It was a very bizarre moment. I was still fuzzy-headed from just waking up and the sheer enormity of all this happening about me was simply too much for my mind to take in. Worse, I thought for a few heartbeats that surely I was sleeping still, dreaming about my last book A Wolf in Wolf’s Clothing, and I would awaken and laugh at the silly nightmare of getting trapped inside one’s own book. The final scene in my novel had dealt with a thatched house going up in flames and with the heroine trapped inside, what she did to survive. How utterly bizarre, that a book just released in October should be a reflection of my life in December! So much of what I had written for that book echoed what I was now living through. Talk about eerie, almost prophetic!
I watched as the fire on the carpet rose to chest level. I have very long hair, and I was concerned the flames raining down would set it afire. But at that point, I had no alternative, no hope of surviving this unless I moved. My lungs were already crying out, desperate for air, but I couldn’t suck in that foul black smoke. I never knew smoke could be so black, or the heat from the flames could almost shrivel your skin like drying leather. The scents, the sights, the feel will never leave me. To this day, I have problems being in a totally black room, or to smell the scent of someone burning a fire in a fireplace.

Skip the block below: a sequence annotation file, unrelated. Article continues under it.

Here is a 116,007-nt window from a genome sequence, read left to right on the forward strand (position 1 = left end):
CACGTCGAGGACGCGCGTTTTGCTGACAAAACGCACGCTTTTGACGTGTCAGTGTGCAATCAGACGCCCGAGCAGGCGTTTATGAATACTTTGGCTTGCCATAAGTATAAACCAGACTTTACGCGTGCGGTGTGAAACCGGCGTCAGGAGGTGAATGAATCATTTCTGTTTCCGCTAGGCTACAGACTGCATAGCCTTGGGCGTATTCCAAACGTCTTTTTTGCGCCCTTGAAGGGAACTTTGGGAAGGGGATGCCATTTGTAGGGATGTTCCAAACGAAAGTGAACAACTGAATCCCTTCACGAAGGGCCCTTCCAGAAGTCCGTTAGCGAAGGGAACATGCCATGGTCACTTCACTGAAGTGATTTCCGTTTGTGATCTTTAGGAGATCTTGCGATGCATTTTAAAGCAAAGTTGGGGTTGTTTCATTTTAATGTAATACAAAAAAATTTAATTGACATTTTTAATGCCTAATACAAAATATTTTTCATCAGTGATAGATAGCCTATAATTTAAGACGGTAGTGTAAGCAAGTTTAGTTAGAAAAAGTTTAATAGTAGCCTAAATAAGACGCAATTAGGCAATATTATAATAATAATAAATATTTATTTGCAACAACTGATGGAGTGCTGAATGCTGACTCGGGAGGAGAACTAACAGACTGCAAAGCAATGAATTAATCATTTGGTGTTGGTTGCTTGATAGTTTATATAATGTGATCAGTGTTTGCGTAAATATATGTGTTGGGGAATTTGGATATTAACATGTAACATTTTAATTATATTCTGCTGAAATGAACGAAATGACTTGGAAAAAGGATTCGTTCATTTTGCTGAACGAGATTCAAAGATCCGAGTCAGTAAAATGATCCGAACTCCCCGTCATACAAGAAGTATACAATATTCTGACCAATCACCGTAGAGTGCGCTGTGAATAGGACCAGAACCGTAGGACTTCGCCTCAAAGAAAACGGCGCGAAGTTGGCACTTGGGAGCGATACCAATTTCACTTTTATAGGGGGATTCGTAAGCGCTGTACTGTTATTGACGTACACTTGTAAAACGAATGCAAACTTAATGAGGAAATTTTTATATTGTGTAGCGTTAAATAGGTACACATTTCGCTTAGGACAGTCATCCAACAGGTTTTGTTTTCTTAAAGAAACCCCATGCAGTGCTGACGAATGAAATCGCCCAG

Finally, I went forward into the crucible, taking the twenty foot long room in jumps, just praying I would be going too fast for the flames to catch me, praying that bad knee didn’t buckle and send me crashing down into the room of fire. I was lucky. I did reach the outside, and the injuries were small compared to what could have happened. Some smoke in my lungs, a burned hand. Only, my two cats were still inside. I couldn’t reach them from that side of the house, so I went around to the front, trying to see if I could get in through a window to find them. All windows now had flames coming from them. The only hope was to try and dig a hole through the wall. I took a long piece of metal and broke off the wooden siding, trying to dig through the insulation, beaver board and a brick wall on the inside.